About opportunism in science: the case of China

| Roberto Cruz Martínez

PhD candidate Roberto Cruz Martínez wrote this article in response to the opinion piece of Wessel van der Sande about the UT’s collaboration with China. ‘Opportunism can probably explain a lot of things about the current model and state of science. The priority seems to be fame and revenue.’

Roberto Cruz Martínez is a PhD candidate at Department of Psychology, Health & Technology (BMS faculty)

Our colleague Wessel van der Sande has recently voiced a brave opinion questioning the opportunistic mindset of the UT in its collaborations with parties in China, despite the multiple reports of injustices occurring in that country. In this comment to his article I first and foremost would like to acknowledge and echo the point raised by our colleague. In addition, I call for other members of the community, with or without a stake in the specific case, to stand up and discuss the topic of opportunism in science, especially in relation to the ethical principles and responsibilities that are so frequently championed at the universities of the world. It is my feeling that our community has a unique position and a lot to say in this matter.

The case of China

The article of my fellow PhD candidate struck me mainly for the intense call for contemporary scientists to embrace their responsibility to stand up against injustice. Remarkably, Wessel opens the door to leading scientists of the UT to take a stand on this specific case. In this regard, multiple times I have felt that the UT seems to remain in a political vacuum. No hard stances are taken, or presented with sufficient strength and independency – by UT executives or key members of the community – about the matters that occur in the international political scene. As a consequence, the UT top-level often strikes me more as a ‘strictly business’ environment, rather than one guided by integral principles of science and a commitment to societal impact.

Nevertheless, looking forward to 2030, the UT has defined a clear vision for their ‘entrepreneurial, inclusive and open mindset’, which includes the following statements:

‘[…], we must have the courage to make bold revisions where needed, to develop latent strengths, and to explore new territory. This is part of what it means to live in a transformational epoch: we are part of it, whether we like it or not, and the choice we have is to be either the/a pilot or a passenger. We can make choices that influence the transformation of society. In order to do this, we must cultivate a mind-set and attitudes that enable us to reach for new heights in entrepreneurialism, inclusiveness and openness.’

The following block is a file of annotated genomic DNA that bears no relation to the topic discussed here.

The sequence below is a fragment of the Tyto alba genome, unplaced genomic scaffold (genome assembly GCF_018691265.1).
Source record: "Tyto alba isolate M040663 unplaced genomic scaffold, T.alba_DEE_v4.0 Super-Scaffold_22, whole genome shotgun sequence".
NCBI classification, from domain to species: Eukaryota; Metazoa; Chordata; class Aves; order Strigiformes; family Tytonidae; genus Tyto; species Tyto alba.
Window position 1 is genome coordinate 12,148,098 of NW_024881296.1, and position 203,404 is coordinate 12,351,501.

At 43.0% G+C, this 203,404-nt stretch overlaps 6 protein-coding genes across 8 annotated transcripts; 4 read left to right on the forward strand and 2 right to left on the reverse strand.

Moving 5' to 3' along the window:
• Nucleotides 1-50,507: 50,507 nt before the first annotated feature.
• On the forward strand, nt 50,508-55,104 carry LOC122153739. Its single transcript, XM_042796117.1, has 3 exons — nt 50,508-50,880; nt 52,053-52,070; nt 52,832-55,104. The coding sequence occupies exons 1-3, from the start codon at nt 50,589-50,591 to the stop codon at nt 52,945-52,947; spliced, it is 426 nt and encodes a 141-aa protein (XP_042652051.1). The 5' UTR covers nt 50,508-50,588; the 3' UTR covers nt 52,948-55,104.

Considering this part of their vision, the only thing I can add to Wessel’s opinion is to directly formulate a question to the UT: What has been done to ensure that our university collaborations with China are not directly or indirectly backfiring against the ethical principles and intrinsic commitments to justice of modern science?

Opportunism in science: how can young scientists steer around it?

As Wessel suggests, it is very likely that opportunism can explain the silence and the continuation of profiting collaborations, no matter what else, as the standard for the UT and other institutions. In fact, opportunism can probably explain a lot of things about the current model and state of science. Indeed, the priority seems to be fame and revenue.

As a PhD candidate, an independent scientist in formation, I am afraid that in the future I might find myself too much and too often in the opportunistic mindset described by Wessel. I worry, because I know I am capable of such opportunistic behaviors with ease, not always recognizing their long-term impact for my professional practice and my personal life. In my personal experience, I also recognize the bilateral opportunism which can explain my relation with the university. As recently argued by an anonymous hero, I also suspect my coming to the university – despite any credentials I could have presented at the time – could have been influenced by the juicy tuition fees that international students have to pay. Even more so, now as a scholarship PhD candidate, I suspect money is again a helping argument in having people like me around. I do have my tiny scientist ego and confidence, but you never know.

This is far from a complaint, as I believe I have been the most opportunistic player in this game. The scientific training, the platforms for activism, the potential degree, and all else that I have been able to exploit during my stay suggest to me that I have gotten the best part out of this deal. Even more so, I am prepared to keep looking for opportunities that advance my professional goals, some of which would—as it happens—probably benefit from the acquisition of fame and money. Worry not! For I have earned my Academic Integrity certificate not long ago. Undeniable proof of the values that are forever imprinted on me.

I wonder, what do other young and upcoming scientists feel about this? What are the perceived boundaries of opportunism in their field? With these questions, I do not wish to deviate attention from the core matter pointed out by Wessel. However, as previously stated, his article struck a deeper chord within me. It feels good to recognize that there are individuals out there willing to call out injustice and potentially carry that influence in science. And the rest of us? What is to be done?